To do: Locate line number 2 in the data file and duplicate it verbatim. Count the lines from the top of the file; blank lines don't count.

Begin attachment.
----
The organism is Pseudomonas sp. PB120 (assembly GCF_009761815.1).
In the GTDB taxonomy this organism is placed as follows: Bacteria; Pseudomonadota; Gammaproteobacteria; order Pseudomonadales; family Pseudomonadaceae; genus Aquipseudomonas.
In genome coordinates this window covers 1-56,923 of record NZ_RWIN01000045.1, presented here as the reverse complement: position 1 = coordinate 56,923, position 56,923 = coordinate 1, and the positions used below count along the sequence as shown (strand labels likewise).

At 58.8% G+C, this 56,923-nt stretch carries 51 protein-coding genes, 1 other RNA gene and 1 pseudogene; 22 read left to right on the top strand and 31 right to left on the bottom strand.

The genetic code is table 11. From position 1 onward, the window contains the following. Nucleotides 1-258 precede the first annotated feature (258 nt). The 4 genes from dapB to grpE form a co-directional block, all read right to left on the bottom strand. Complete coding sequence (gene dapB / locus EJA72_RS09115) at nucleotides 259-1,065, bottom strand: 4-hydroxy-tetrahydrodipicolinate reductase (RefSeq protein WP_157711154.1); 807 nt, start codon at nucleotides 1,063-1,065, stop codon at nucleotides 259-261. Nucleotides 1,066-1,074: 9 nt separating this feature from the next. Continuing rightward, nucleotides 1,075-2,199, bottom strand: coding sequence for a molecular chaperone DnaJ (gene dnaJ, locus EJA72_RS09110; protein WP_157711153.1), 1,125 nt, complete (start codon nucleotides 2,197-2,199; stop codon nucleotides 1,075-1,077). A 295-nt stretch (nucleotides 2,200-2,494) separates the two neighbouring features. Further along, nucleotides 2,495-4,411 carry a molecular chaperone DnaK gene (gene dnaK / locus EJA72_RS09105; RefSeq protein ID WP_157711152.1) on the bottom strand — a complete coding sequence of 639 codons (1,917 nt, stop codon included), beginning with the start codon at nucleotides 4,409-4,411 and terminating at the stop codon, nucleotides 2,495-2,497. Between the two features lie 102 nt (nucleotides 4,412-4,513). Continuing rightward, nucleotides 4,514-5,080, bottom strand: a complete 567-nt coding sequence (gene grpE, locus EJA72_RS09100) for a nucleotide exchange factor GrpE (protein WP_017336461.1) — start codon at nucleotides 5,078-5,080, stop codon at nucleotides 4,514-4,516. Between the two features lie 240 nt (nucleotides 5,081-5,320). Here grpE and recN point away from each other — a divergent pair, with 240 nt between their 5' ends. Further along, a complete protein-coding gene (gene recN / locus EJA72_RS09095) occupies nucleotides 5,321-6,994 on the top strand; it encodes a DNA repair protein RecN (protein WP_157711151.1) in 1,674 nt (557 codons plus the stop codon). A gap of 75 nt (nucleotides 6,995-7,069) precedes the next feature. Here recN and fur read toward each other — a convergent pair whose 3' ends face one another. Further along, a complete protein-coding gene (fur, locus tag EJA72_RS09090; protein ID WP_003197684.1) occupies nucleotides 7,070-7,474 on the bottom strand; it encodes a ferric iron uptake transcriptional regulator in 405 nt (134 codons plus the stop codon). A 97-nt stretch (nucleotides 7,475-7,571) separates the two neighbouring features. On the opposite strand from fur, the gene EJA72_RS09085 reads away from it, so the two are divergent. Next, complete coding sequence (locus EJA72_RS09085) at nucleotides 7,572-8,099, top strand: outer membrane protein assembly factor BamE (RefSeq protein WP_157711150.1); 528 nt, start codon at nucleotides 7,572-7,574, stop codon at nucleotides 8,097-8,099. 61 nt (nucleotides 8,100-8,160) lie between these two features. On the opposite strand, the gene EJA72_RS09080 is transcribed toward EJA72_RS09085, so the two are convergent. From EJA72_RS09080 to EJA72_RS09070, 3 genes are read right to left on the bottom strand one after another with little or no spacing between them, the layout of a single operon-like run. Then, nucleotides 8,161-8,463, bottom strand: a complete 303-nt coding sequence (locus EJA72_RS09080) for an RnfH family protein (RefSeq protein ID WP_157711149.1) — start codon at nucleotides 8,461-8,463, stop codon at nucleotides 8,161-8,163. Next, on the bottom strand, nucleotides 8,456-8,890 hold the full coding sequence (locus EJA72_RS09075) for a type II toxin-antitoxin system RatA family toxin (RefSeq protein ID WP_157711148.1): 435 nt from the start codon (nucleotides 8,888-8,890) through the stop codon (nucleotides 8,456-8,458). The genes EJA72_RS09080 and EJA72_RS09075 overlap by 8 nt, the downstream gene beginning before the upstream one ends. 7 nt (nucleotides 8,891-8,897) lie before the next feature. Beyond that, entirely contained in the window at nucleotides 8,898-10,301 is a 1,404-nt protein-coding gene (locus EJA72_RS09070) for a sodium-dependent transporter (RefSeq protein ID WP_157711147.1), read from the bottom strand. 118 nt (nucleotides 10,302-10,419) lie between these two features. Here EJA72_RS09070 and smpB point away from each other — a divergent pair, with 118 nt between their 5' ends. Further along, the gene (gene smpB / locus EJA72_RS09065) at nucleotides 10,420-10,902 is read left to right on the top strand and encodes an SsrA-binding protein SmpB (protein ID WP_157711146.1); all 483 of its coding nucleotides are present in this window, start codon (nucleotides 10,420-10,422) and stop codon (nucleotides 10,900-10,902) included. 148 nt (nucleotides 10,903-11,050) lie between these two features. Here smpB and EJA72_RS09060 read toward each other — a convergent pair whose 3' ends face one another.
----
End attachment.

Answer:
In the GTDB taxonomy this organism is placed as follows: Bacteria; Pseudomonadota; Gammaproteobacteria; order Pseudomonadales; family Pseudomonadaceae; genus Aquipseudomonas.